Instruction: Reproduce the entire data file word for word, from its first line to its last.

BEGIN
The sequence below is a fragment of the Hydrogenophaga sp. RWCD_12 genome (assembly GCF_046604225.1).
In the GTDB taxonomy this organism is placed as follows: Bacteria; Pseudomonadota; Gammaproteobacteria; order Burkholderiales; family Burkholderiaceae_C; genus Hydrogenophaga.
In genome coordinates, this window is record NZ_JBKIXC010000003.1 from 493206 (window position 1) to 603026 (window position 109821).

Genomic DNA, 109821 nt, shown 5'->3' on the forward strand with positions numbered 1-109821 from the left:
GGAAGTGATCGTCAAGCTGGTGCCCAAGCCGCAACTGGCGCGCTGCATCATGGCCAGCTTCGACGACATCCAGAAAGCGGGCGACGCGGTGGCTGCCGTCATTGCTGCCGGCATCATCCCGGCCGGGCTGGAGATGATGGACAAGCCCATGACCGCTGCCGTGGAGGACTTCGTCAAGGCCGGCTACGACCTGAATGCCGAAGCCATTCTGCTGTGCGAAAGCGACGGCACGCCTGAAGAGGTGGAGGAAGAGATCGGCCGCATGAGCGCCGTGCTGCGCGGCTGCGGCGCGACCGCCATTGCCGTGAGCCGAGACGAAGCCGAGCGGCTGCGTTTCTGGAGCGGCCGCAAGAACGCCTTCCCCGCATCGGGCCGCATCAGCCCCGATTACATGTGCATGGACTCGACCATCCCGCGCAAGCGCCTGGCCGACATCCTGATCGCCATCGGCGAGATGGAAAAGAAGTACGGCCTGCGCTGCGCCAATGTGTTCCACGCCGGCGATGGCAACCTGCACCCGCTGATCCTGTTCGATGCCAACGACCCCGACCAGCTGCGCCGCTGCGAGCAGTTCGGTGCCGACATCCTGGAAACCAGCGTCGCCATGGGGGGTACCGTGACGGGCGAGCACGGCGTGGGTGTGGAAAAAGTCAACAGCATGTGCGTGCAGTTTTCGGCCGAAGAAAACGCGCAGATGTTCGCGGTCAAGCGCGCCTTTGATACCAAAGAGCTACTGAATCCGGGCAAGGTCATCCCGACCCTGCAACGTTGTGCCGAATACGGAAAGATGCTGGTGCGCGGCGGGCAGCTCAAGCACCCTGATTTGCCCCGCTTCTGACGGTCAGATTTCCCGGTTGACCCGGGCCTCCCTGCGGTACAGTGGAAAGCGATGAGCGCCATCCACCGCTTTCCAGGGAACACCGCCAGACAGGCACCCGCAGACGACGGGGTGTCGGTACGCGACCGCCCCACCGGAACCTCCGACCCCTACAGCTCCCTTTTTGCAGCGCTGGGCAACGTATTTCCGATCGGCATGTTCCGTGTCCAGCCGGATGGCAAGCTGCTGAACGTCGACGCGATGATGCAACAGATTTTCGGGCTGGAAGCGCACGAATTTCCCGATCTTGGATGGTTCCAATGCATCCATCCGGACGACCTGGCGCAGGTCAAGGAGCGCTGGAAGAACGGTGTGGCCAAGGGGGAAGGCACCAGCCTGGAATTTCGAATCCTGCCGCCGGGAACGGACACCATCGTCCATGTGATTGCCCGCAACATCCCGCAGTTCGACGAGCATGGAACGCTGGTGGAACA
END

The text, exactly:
The sequence below is a fragment of the Hydrogenophaga sp. RWCD_12 genome (assembly GCF_046604225.1).
In the GTDB taxonomy this organism is placed as follows: Bacteria; Pseudomonadota; Gammaproteobacteria; order Burkholderiales; family Burkholderiaceae_C; genus Hydrogenophaga.
In genome coordinates, this window is record NZ_JBKIXC010000003.1 from 493206 (window position 1) to 603026 (window position 109821).

Genomic DNA, 109821 nt, shown 5'->3' on the forward strand with positions numbered 1-109821 from the left:
GGAAGTGATCGTCAAGCTGGTGCCCAAGCCGCAACTGGCGCGCTGCATCATGGCCAGCTTCGACGACATCCAGAAAGCGGGCGACGCGGTGGCTGCCGTCATTGCTGCCGGCATCATCCCGGCCGGGCTGGAGATGATGGACAAGCCCATGACCGCTGCCGTGGAGGACTTCGTCAAGGCCGGCTACGACCTGAATGCCGAAGCCATTCTGCTGTGCGAAAGCGACGGCACGCCTGAAGAGGTGGAGGAAGAGATCGGCCGCATGAGCGCCGTGCTGCGCGGCTGCGGCGCGACCGCCATTGCCGTGAGCCGAGACGAAGCCGAGCGGCTGCGTTTCTGGAGCGGCCGCAAGAACGCCTTCCCCGCATCGGGCCGCATCAGCCCCGATTACATGTGCATGGACTCGACCATCCCGCGCAAGCGCCTGGCCGACATCCTGATCGCCATCGGCGAGATGGAAAAGAAGTACGGCCTGCGCTGCGCCAATGTGTTCCACGCCGGCGATGGCAACCTGCACCCGCTGATCCTGTTCGATGCCAACGACCCCGACCAGCTGCGCCGCTGCGAGCAGTTCGGTGCCGACATCCTGGAAACCAGCGTCGCCATGGGGGGTACCGTGACGGGCGAGCACGGCGTGGGTGTGGAAAAAGTCAACAGCATGTGCGTGCAGTTTTCGGCCGAAGAAAACGCGCAGATGTTCGCGGTCAAGCGCGCCTTTGATACCAAAGAGCTACTGAATCCGGGCAAGGTCATCCCGACCCTGCAACGTTGTGCCGAATACGGAAAGATGCTGGTGCGCGGCGGGCAGCTCAAGCACCCTGATTTGCCCCGCTTCTGACGGTCAGATTTCCCGGTTGACCCGGGCCTCCCTGCGGTACAGTGGAAAGCGATGAGCGCCATCCACCGCTTTCCAGGGAACACCGCCAGACAGGCACCCGCAGACGACGGGGTGTCGGTACGCGACCGCCCCACCGGAACCTCCGACCCCTACAGCTCCCTTTTTGCAGCGCTGGGCAACGTATTTCCGATCGGCATGTTCCGTGTCCAGCCGGATGGCAAGCTGCTGAACGTCGACGCGATGATGCAACAGATTTTCGGGCTGGAAGCGCACGAATTTCCCGATCTTGGATGGTTCCAATGCATCCATCCGGACGACCTGGCGCAGGTCAAGGAGCGCTGGAAGAACGGTGTGGCCAAGGGGGAAGGCACCAGCCTGGAATTTCGAATCCTGCCGCCGGGAACGGACACCATCGTCCATGTGATTGCCCGCAACATCCCGCAGTTCGACGAGCATGGAACGCTGGTGGAACA